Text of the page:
It is admirable that you are honest. If you still feel uncomfortable and you really don't want to do it this way, just tell your professor that you feel uncomfortable writing the letter yourself. This way you are making it about how you feel and not about him. I don't see how he could fault you for being honest about how you feel.
     
  5. Dec 26, 2014 #4

    Choppy

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    I concur that this kind of thing is reasonably common.

    The thing is, if he's signing his name to it, then he's endorsing what's in the letter. So it's not like you're somehow cheating.

    Something else to consider is the fact that he might change what you've written. He might use that as a base and then either add or subtract points as necessary. He might also go back and change what he's checked off about you while you were in his office watching him.
     
  6. Dec 26, 2014 #5

    Dale

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    This is what I usually do. I use the provided reference letter as a base, and then add, subtract, or change things to make it my own letter of recommendation.

    rakeru, it isn't about trying to "cheat" or anything dishonest or underhanded, it is about having the person for whom I am writing the reference remind me of some of the things that they think are good and put it in the appropriate context for the application. If I disagree then I will delete or change, if I remember something else then I will add. I wouldn't sign it until I agree with it. In business signing your name means that you agree to the letter. There is no implication or assumption that you did not have assistance in preparing it, so having such assistance is not dishonest.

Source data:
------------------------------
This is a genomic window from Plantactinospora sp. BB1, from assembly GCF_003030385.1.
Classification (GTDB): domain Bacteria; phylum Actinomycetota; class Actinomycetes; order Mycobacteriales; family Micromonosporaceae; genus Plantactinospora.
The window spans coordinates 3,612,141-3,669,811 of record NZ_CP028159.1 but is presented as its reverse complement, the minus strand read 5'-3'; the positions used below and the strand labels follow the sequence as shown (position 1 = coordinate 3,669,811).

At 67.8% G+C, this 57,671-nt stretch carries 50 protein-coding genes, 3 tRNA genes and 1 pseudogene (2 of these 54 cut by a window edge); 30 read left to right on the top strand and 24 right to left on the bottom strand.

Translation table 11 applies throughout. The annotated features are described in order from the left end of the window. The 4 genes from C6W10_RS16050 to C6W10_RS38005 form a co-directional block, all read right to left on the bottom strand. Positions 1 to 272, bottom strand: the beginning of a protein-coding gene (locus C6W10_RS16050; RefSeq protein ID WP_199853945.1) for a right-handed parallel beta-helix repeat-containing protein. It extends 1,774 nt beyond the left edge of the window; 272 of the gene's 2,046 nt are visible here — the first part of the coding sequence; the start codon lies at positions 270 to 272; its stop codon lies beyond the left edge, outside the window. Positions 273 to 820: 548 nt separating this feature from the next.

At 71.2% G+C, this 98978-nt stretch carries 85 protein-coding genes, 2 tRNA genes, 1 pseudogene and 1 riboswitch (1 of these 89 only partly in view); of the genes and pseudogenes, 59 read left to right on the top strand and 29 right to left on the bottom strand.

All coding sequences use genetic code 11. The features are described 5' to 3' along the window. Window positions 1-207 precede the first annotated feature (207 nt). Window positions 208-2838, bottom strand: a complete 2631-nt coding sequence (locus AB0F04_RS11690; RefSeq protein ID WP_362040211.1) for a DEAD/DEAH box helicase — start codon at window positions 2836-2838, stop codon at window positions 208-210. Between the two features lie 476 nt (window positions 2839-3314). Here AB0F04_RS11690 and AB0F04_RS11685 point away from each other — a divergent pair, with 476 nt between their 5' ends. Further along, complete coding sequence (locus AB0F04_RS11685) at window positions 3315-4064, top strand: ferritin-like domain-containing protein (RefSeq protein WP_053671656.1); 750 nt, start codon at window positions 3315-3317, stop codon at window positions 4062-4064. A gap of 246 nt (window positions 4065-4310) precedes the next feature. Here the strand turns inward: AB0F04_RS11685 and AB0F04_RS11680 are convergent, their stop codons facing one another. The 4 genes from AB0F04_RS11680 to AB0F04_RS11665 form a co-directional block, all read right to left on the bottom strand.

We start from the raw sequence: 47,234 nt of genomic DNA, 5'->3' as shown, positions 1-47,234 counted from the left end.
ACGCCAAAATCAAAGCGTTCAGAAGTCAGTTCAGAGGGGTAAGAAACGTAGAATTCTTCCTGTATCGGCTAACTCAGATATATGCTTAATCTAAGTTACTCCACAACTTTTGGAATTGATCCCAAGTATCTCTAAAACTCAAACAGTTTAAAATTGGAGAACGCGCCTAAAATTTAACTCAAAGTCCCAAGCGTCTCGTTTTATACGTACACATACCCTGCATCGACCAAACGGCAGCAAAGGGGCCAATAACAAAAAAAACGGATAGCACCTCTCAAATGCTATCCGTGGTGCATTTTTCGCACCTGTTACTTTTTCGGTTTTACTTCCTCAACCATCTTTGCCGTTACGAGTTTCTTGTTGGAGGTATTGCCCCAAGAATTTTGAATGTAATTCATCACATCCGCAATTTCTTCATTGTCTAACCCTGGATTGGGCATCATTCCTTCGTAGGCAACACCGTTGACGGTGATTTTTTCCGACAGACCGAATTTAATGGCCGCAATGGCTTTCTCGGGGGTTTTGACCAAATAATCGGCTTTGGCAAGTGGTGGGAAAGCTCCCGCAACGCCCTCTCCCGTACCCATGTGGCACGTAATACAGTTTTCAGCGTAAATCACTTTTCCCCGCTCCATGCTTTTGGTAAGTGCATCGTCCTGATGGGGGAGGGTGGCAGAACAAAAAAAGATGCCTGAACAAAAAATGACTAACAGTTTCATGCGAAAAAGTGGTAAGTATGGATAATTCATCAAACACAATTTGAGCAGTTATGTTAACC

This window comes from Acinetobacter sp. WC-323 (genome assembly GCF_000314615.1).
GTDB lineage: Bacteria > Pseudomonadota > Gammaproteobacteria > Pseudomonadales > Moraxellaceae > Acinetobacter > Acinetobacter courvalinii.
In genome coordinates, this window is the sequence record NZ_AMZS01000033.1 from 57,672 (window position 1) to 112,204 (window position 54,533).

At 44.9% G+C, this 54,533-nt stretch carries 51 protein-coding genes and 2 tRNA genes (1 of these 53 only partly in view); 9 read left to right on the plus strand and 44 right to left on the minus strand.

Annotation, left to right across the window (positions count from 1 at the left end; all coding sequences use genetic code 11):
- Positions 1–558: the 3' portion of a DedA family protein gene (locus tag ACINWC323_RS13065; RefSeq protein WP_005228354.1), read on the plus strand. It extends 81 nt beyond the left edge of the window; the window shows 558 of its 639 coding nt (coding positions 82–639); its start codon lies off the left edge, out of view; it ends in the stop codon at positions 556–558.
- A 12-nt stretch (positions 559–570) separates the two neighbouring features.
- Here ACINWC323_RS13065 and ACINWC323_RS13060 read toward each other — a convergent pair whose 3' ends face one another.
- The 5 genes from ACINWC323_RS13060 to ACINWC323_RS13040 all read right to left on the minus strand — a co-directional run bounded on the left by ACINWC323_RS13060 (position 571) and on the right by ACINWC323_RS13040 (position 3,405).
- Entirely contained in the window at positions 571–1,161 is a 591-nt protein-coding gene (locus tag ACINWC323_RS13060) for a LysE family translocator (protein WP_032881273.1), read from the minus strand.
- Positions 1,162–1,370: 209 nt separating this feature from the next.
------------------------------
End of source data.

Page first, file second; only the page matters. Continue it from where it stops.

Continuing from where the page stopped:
It is important, however, to be cognizant of the rules of the specific application. If something like this is expressly forbidden in the written rules, then it would be dishonest. The professor likely would not be aware of that, so you would need to let him know that this particular application was different than most. I had such a case twice (once on the giving end and once on the receiving end), but it is by far the exception rather than the rule.
     
    Last edited: Dec 27, 2014
  7. Dec 27, 2014 #6

    Drakkith

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    I don't know about academic circles and whatnot, but this is also a fairly common practice in the Air Force and probably the military in general. Most of the time the evaluation/letter is looked at by about 3-4 different people before being approved, and changes are commonly made to it by each person. Making you write your own has several advantages, most of which have already been touched on by others above me.

    A "fair" evaluation is a matter of opinion. In the Air Force we ended up with a horribly inflated evaluation system where if you didn't get a maximum score of 5 in all categories it meant you were doing something wrong. It's not supposed to be that way. The average person should be getting a 3 in all categories. Less than a 3 mean you were doing something wrong, while a score higher than a 3 meant you going above and beyond your peers. So when writing a performance report, the supervisor has to choose between doing things the "right" way and probably giving a person all 3's, or "taking care of their troop" and giving them all 5's. Note that a single performance report that isn't all 5's can have serious consequences on later promotions, awards, and a number of other things, so it isn't a situation to take lightly. I've even seen some people end up being forced out of the military because a single performance report was the deciding factor on a needed promotion. So what's "fair" here? Give someone all 5's even though they are an average performer, or give them all 3's, like it "should" be, but possibly screw up their career?